John Mather:Yeah, so I’ve got a couple of things in mind, started off about four years ago with an idea to make an orbiting starshade. So a starshade is conceived so you can see planets around other stars. And the problem that’s to solve is that the stars are incredibly bright compared to the planets. So there’s a huge amount of glare, so you can’t do it. So what do you do, you either have to build a perfect telescope and put a coronagraph in it in space, or put up a starshade with a less perfect telescope and cast a shadow of the star onto the telescope without blocking the planets.
John Mather:So this is a good hard problem. And I thought, when I heard about it, well, first, can we do it with the Webb telescope? And the answer was, well, that’s too hard right now. But what about the telescope on the ground? We have enormous telescopes coming on the ground, the biggest one is 39 meters across.
John Mather:it’s six times as big as the Webb.
John Mather:So we got to find a way to use it for that. So the upshot is, you could do this, if you could do a starshade 100 meters in diameter, and put it 170,000 kilometers away from Earth, so it can cast a shadow of the star onto the telescope. And then you have to line it up and keep it there for a while. So this is a good hard engineering problem, and it is not impossible. I am working on that. In fact, I got a nice support from Headquarters through the NIAC, this NASA Institute of Advanced Concepts,
John Mather:…to study what I’m calling the “hybrid observatory of Earth like exoplanets.” So we currently have a design challenge open on GrabCAD, GrabCAD.com. You can sign up and send us a drawing of how you think you could solve our problem.
Jim Green:That sounds fantastic, John. Yeah, those next new steps are really critical. And I find that the engineering community working with a scientific community are coming up with some really spectacular concepts. In fact as you say, that starshade has a very specific shape. And, it had to be determined by I guess, supercomputers or other methods of computation to determine that shape. Were you involved in some of that activity then, too?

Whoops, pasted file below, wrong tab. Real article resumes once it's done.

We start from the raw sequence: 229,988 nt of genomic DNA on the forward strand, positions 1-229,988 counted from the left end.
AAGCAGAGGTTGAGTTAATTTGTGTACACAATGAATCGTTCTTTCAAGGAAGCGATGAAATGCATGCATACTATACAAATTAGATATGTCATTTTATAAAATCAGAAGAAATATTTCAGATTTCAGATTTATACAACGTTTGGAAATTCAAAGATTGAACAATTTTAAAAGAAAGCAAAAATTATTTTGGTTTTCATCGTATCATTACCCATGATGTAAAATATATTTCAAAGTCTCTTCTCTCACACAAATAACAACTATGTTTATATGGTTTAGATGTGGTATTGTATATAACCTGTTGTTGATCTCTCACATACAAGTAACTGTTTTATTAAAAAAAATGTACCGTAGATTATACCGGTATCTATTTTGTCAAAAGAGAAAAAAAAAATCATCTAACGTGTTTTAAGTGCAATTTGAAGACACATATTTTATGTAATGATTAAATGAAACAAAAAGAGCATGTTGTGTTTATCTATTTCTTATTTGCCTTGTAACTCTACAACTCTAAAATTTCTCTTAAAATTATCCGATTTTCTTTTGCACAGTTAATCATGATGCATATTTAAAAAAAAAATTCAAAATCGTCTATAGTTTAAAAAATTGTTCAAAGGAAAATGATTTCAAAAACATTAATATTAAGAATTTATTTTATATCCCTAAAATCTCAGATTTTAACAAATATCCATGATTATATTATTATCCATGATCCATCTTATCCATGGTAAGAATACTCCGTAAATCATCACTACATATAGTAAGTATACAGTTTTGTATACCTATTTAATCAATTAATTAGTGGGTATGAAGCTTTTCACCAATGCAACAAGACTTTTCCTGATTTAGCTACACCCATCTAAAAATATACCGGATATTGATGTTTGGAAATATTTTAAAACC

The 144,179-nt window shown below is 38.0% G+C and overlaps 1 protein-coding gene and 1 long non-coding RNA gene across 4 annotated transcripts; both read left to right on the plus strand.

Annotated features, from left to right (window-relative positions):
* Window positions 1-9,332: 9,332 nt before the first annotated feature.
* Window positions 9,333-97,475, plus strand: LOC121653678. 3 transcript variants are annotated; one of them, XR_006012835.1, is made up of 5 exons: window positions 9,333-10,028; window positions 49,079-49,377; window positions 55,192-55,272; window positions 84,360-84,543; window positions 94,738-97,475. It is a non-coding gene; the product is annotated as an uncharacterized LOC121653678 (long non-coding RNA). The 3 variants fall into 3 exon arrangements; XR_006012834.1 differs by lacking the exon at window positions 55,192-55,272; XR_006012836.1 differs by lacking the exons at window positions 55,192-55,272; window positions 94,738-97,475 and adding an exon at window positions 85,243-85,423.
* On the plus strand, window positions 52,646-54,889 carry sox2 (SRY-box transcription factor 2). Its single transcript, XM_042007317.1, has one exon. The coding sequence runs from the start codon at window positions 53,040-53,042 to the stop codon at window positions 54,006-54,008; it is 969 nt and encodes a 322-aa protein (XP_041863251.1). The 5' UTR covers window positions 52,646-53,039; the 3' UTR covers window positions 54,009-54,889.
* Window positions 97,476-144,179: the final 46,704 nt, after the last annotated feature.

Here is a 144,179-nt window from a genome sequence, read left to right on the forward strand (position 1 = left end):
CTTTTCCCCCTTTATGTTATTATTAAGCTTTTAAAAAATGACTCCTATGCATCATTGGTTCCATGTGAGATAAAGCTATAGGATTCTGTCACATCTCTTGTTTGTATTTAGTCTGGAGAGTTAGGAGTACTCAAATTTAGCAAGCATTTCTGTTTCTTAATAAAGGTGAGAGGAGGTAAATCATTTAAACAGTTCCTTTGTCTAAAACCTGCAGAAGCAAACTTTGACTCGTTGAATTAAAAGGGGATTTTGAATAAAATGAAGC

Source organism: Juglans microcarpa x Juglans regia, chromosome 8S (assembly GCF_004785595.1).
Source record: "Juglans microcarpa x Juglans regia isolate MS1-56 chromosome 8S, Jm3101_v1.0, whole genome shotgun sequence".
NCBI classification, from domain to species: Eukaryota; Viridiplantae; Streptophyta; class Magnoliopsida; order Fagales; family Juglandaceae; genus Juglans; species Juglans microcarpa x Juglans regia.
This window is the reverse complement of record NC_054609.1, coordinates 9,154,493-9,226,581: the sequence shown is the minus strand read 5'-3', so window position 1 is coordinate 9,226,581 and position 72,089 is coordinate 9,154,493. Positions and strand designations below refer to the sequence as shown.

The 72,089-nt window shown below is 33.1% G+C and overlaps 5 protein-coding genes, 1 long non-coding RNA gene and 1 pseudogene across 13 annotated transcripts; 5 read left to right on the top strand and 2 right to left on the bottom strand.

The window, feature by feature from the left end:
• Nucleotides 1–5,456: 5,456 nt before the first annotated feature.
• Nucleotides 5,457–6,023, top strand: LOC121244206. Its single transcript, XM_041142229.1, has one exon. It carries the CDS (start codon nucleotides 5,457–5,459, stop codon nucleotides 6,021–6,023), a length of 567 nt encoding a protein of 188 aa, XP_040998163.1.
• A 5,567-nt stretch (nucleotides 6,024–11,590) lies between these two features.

John Mather:That initial work was a long time ago. We know what shape we need to build, but it’s just really hard to build it because it is so immense. 100 meters is bigger than the whole lot my house is on.
John Mather:So that’s hard, and it has to be pretty lightweight, which makes a good challenge. So that’s pretty cool.
John Mather:So that’s what I like to do. I love inventing things.
Jim Green:Well, that sounds fantastic. And as we can do these next generation telescopes, the ability to get to smaller planets is going to enable us to perhaps find something that’s more like Earth than we’ve ever seen before. So I’m tremendously excited about that.
Jim Green:And of course, what James Webb Space Telescope is going to be doing is helping us understand what that next generation telescopes will be, because it’s gonna be taking spectra of planets. And in fact, one of those first images was a spectrum of a Jupiter sized planet. That really got me excited.
Jim Green:I mean, this was just an exciting opportunity to then really tease out what the chemical composition is of an atmosphere.
Jim Green:The concept of being able to look at those exoplanets is critical, and also compare them with our own planets here in our solar system. So one of the first images in the solar system that have been released, of course, was of Jupiter, and its moon, actually several moons, but the one that was really exciting with a shad ow cast on the planet was Europa.
Jim Green:How’d you like that one, wasn’t it fantastic?